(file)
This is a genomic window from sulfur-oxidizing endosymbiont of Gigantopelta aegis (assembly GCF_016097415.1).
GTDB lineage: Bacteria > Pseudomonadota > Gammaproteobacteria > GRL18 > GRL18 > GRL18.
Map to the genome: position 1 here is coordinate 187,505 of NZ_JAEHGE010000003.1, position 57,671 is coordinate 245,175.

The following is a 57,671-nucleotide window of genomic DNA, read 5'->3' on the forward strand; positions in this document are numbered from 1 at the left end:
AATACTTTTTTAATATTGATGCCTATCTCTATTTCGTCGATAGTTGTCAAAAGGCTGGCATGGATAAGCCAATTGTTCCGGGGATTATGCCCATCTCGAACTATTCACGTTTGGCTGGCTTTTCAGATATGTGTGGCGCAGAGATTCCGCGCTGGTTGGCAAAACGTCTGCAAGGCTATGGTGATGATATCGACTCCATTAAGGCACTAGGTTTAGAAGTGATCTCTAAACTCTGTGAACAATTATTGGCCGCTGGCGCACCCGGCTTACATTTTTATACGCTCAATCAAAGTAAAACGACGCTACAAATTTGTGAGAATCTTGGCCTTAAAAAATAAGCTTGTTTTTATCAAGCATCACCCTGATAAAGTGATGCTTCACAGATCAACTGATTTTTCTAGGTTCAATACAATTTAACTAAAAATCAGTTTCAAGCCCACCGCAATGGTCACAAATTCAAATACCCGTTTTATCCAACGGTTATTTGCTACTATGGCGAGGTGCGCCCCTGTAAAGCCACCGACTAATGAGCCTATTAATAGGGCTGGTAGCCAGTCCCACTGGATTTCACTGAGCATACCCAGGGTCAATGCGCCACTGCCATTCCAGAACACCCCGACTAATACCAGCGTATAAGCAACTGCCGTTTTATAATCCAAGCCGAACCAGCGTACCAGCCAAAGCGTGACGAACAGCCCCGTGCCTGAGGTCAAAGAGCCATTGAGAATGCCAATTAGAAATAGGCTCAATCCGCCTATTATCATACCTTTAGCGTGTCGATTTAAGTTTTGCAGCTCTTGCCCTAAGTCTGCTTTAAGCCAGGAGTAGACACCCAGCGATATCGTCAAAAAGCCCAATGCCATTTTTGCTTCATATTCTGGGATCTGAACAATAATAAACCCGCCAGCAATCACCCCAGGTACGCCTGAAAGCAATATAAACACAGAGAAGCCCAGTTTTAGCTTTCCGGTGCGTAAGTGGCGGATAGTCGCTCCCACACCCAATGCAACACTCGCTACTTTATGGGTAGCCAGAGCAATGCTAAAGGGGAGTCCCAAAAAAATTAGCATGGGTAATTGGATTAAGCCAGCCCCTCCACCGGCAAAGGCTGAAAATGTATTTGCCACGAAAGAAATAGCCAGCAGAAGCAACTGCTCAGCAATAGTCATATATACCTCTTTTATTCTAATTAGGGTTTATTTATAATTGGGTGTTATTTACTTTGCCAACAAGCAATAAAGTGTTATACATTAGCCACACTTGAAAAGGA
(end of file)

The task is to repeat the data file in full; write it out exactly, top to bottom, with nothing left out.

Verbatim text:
This is a genomic window from sulfur-oxidizing endosymbiont of Gigantopelta aegis (assembly GCF_016097415.1).
GTDB lineage: Bacteria > Pseudomonadota > Gammaproteobacteria > GRL18 > GRL18 > GRL18.
Map to the genome: position 1 here is coordinate 187,505 of NZ_JAEHGE010000003.1, position 57,671 is coordinate 245,175.

The following is a 57,671-nucleotide window of genomic DNA, read 5'->3' on the forward strand; positions in this document are numbered from 1 at the left end:
AATACTTTTTTAATATTGATGCCTATCTCTATTTCGTCGATAGTTGTCAAAAGGCTGGCATGGATAAGCCAATTGTTCCGGGGATTATGCCCATCTCGAACTATTCACGTTTGGCTGGCTTTTCAGATATGTGTGGCGCAGAGATTCCGCGCTGGTTGGCAAAACGTCTGCAAGGCTATGGTGATGATATCGACTCCATTAAGGCACTAGGTTTAGAAGTGATCTCTAAACTCTGTGAACAATTATTGGCCGCTGGCGCACCCGGCTTACATTTTTATACGCTCAATCAAAGTAAAACGACGCTACAAATTTGTGAGAATCTTGGCCTTAAAAAATAAGCTTGTTTTTATCAAGCATCACCCTGATAAAGTGATGCTTCACAGATCAACTGATTTTTCTAGGTTCAATACAATTTAACTAAAAATCAGTTTCAAGCCCACCGCAATGGTCACAAATTCAAATACCCGTTTTATCCAACGGTTATTTGCTACTATGGCGAGGTGCGCCCCTGTAAAGCCACCGACTAATGAGCCTATTAATAGGGCTGGTAGCCAGTCCCACTGGATTTCACTGAGCATACCCAGGGTCAATGCGCCACTGCCATTCCAGAACACCCCGACTAATACCAGCGTATAAGCAACTGCCGTTTTATAATCCAAGCCGAACCAGCGTACCAGCCAAAGCGTGACGAACAGCCCCGTGCCTGAGGTCAAAGAGCCATTGAGAATGCCAATTAGAAATAGGCTCAATCCGCCTATTATCATACCTTTAGCGTGTCGATTTAAGTTTTGCAGCTCTTGCCCTAAGTCTGCTTTAAGCCAGGAGTAGACACCCAGCGATATCGTCAAAAAGCCCAATGCCATTTTTGCTTCATATTCTGGGATCTGAACAATAATAAACCCGCCAGCAATCACCCCAGGTACGCCTGAAAGCAATATAAACACAGAGAAGCCCAGTTTTAGCTTTCCGGTGCGTAAGTGGCGGATAGTCGCTCCCACACCCAATGCAACACTCGCTACTTTATGGGTAGCCAGAGCAATGCTAAAGGGGAGTCCCAAAAAAATTAGCATGGGTAATTGGATTAAGCCAGCCCCTCCACCGGCAAAGGCTGAAAATGTATTTGCCACGAAAGAAATAGCCAGCAGAAGCAACTGCTCAGCAATAGTCATATATACCTCTTTTATTCTAATTAGGGTTTATTTATAATTGGGTGTTATTTACTTTGCCAACAAGCAATAAAGTGTTATACATTAGCCACACTTGAAAAGGA